Sample collection and processing

Whole blood samples were collected from patients on the day of recruitment. Collected specimens were temporarily stored in liquid nitrogen dry shippers at the respective hospitals, before being transported to the KEMRI/WRP research laboratory in Kisumu for long-term storage at -80°C. During shipping, temperature in the liquid nitrogen dry shippers remained below -100°C.

DNA extraction

DNA was isolated from whole blood using QIAamp MinElute Virus Spin Kit (QIAGEN sciences, Maryland, USA) in accordance with the manufacturer’s recommendations. Briefly, 200 μL of whole blood was added to 25 μL of protease. Cells were then lysed with 200 μL of buffer AL. This was followed with a 15-seconds pulse vortexing and 15 minutes incubation at 56°C. The deproteinised lysed DNA preparation was purified on QIAamp MinElute column by addition of 250 μL of absolute ethanol followed by centrifugation at 6000 x g for 1 minute. This was followed by a series of ‘wash and spin’ involving 500 μL of buffer AW1, buffer AW2, and absolute ethanol, in that order, at a centrifugation speed of 6000 x g for 1 minute for each wash. To completely dry the membrane inside the column, a full speed centrifugation at 20,000 x g was performed for 3 minutes. Finally, the purified DNA was eluted from the column by addition of 100 μL of buffer AVE and stored at -20°C until analysis.

PCR screening for malaria, rickettsiae, leptospira, brucella and salmonella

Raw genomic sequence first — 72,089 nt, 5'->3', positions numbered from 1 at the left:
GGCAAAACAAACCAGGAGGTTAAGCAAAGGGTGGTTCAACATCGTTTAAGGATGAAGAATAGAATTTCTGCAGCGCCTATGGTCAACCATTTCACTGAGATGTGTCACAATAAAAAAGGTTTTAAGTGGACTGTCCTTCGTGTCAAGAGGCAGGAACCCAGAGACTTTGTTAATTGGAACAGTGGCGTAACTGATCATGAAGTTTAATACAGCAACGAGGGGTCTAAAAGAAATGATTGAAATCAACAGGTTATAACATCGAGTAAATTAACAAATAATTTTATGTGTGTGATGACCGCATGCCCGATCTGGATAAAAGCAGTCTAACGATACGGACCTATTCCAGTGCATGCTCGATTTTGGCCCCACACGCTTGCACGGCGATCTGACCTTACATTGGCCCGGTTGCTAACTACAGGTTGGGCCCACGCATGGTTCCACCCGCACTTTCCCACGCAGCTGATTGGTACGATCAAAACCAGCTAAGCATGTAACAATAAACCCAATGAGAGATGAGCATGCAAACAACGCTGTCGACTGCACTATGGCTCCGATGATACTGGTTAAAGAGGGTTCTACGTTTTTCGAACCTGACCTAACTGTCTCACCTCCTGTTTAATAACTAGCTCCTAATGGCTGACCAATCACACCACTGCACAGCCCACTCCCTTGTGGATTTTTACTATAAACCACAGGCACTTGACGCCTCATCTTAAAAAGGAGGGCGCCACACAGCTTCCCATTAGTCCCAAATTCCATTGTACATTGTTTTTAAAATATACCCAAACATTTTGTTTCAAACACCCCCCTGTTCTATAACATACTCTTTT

The following target genes were used: Screening was by TaqMan-based PCR that targeted 18S rRNA for the plasmodia genus [31], 16S rRNA for salmonella and leptospira [32,33], 17kD gene for rickettsiae [34] and IS711 for brucella [35]. The primers and probes used were obtained from commercial sources (Applied Biosystems, Foster City, CA, USA.

EBV DNA PCR and viral load measurement

Two microliters of DNA was used for the PCR. This amount corresponded to 4 μL of the original whole blood sample. BALF5 gene sequence of the EBV was amplified by a TaqMan-qPCR on the Applied Biosystems 7300 (Foster City, CA, USA) using primers and probe that have been described before [24]. The primers, probe and PCR reagents were purchased from Applied Biosystems (Foster City, CA, USA). The sequence for forward primer was 5’-CGGAAGCCCTCTGGACTTC-3’, 5’-CCCTGTTTATCCGATGGAATG-3’ for the reverse primer and FAM-5’TGTACACGCACGAGAAATGCGCC-3-TAMRA for the probe. The PCR was performed in a 25 μL reaction mixture which contained 12.5 μL TaqMan PCR (1X) master mix, 0.5 μL of 0.2 μM of forward and reverse primers, 0.25 μL 0.1 μM of probe, 2 μL of DNA sample, and PCR grade water. Amplification was performed at 95°C for 10 minutes, and 45 cycles consisting of 95°C for 15 seconds followed by 60°C for 1 minute.

For each run, a standard curve was generated by serially diluting EBV plasmid DNA that contained the BALF5 gene sequence. The starting concentration for the serial dilution was 12,500 copies/μL of the plasmid DNA. EBV copy numbers of the unknown samples were extrapolated from the standard graph. For quality control, the amplification results were considered valid only when the positive control plasmid generated consistent CT at various dilutions and the negative controls (water for no template control and EBV negative human sample for non-target template) remained undetected.

DNA concentrations in copies/mL of blood were then calculated according to the following equation: whole blood copies/mL = copy/rnx x 1/0.004 mL of sample /rxn

Data management and analysis